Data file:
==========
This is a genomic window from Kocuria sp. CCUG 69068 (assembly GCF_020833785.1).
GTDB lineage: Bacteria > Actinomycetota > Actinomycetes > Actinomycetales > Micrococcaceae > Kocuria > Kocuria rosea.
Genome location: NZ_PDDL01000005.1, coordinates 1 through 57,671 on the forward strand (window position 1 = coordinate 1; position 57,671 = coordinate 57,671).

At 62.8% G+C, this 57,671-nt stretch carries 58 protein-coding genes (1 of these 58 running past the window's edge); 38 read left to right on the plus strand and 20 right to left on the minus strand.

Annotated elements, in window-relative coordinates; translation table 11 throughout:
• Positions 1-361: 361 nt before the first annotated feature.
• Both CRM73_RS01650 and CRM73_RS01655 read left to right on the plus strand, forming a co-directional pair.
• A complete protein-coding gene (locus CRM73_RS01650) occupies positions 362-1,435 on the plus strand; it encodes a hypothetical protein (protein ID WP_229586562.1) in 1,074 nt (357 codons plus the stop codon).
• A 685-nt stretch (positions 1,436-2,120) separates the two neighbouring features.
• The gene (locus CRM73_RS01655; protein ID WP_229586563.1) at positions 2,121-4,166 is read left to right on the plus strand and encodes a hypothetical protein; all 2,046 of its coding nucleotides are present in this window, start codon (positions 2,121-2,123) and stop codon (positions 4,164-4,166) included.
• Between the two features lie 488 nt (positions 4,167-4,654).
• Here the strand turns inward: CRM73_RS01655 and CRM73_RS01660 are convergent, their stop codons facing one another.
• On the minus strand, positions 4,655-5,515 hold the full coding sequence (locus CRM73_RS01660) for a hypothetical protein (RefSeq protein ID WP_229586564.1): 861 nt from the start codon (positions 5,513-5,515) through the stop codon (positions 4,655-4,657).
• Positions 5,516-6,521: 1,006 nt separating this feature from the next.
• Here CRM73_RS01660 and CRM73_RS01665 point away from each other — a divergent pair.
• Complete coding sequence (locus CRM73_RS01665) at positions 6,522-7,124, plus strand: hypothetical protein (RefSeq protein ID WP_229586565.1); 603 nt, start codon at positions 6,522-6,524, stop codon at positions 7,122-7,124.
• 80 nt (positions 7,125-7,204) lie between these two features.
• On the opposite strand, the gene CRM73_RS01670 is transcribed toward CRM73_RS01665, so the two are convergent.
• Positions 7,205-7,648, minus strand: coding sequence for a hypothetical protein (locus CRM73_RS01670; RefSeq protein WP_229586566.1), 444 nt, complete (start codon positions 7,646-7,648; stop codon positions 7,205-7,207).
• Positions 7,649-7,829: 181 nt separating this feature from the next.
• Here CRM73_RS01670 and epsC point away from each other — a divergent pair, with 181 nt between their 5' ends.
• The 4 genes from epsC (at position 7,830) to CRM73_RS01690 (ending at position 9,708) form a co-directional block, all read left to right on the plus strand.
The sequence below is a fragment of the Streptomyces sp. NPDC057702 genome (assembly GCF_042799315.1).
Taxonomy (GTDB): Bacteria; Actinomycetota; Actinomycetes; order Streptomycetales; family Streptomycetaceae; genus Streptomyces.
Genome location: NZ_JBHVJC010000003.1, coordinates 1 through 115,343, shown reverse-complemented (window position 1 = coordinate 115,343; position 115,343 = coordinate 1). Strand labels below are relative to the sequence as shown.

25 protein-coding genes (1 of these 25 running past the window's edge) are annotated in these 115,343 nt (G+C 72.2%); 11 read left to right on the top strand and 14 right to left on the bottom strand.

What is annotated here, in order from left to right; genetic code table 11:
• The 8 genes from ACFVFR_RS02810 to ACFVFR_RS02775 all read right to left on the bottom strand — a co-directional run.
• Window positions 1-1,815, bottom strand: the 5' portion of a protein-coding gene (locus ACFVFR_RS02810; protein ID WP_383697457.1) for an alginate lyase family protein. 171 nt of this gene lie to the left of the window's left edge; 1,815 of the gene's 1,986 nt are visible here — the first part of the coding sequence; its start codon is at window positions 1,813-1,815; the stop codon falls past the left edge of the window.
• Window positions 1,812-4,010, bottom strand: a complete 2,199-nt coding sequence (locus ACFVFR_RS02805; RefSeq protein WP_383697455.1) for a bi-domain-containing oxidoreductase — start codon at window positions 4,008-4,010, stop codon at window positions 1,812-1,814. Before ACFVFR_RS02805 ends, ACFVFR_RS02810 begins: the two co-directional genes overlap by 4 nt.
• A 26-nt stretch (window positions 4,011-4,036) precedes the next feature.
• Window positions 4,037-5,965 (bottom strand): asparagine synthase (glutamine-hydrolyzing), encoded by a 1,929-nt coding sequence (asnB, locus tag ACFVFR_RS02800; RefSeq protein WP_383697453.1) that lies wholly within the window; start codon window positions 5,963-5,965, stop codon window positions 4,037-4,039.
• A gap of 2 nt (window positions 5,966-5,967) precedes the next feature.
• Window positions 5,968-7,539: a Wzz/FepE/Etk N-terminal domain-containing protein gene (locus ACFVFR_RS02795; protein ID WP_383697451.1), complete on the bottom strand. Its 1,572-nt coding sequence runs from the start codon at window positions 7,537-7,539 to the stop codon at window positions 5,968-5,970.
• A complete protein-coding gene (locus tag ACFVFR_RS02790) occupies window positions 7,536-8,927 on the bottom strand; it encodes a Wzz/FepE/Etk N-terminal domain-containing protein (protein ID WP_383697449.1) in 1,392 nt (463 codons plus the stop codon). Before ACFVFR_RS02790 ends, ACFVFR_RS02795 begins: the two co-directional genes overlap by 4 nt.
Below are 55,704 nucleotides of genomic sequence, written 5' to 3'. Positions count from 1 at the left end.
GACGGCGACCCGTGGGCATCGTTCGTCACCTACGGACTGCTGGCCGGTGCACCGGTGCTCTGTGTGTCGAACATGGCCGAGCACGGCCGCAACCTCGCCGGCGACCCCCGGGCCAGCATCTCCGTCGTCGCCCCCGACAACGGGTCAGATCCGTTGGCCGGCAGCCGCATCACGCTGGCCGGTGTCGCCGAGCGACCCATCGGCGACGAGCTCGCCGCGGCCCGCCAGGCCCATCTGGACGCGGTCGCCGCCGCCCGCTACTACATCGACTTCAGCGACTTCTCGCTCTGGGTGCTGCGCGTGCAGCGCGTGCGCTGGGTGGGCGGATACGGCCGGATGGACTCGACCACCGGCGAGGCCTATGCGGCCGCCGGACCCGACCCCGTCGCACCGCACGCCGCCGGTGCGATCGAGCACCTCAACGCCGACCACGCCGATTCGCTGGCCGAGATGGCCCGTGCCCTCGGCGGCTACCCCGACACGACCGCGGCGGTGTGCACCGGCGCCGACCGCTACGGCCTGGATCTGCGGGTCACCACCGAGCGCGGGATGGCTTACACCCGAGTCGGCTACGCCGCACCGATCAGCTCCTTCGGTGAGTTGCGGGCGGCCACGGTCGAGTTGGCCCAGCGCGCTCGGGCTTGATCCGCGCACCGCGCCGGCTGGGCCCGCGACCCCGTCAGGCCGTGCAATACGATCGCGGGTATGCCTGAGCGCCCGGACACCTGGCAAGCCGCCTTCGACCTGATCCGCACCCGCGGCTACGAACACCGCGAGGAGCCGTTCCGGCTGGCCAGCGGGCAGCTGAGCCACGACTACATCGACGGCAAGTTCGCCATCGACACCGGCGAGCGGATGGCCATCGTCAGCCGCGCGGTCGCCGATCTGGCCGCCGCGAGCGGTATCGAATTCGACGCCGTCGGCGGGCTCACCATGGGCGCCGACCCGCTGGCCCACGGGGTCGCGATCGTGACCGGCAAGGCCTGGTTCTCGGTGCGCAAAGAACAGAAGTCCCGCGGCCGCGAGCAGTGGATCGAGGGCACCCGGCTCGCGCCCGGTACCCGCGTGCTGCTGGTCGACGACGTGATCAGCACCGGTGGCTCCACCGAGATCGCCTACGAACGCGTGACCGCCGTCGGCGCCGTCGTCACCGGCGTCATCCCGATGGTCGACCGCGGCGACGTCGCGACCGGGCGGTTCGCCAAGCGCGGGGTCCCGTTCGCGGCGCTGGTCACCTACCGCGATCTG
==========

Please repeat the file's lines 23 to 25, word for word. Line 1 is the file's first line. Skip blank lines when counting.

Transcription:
The sequence below is a fragment of the Streptomyces sp. NPDC057702 genome (assembly GCF_042799315.1).
Taxonomy (GTDB): Bacteria; Actinomycetota; Actinomycetes; order Streptomycetales; family Streptomycetaceae; genus Streptomyces.
Genome location: NZ_JBHVJC010000003.1, coordinates 1 through 115,343, shown reverse-complemented (window position 1 = coordinate 115,343; position 115,343 = coordinate 1). Strand labels below are relative to the sequence as shown.